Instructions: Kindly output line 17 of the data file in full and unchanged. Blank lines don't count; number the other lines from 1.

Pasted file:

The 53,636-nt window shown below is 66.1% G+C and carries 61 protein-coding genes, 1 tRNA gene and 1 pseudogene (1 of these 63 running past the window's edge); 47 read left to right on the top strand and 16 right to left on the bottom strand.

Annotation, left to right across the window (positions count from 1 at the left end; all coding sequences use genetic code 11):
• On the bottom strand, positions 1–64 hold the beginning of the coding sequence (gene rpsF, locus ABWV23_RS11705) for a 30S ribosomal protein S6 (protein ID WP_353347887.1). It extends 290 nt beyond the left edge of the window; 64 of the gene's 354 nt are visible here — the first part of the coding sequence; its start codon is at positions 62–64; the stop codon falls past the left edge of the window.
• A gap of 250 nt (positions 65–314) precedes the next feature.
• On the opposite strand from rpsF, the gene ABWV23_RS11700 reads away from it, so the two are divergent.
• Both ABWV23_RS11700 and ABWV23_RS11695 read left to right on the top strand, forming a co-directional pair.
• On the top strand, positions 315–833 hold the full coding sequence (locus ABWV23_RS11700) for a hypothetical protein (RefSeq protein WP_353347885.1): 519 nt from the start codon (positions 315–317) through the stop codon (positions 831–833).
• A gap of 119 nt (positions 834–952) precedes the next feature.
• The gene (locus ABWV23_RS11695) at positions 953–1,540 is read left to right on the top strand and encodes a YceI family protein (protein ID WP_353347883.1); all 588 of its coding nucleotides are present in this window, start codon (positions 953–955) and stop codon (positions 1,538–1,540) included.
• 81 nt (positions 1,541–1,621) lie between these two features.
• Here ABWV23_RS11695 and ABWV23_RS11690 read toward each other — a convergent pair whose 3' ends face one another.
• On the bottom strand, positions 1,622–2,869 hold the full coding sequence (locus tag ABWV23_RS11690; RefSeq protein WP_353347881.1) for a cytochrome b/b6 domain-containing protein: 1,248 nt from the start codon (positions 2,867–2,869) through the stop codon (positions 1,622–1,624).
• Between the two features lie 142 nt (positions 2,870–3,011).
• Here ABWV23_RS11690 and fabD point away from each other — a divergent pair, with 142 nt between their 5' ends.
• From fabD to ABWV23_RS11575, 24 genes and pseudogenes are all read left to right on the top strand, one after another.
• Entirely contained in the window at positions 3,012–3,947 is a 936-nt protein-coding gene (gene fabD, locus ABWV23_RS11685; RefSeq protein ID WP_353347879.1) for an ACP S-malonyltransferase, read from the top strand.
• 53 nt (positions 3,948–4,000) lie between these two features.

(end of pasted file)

• 53 nt (positions 3,948–4,000) lie between these two features.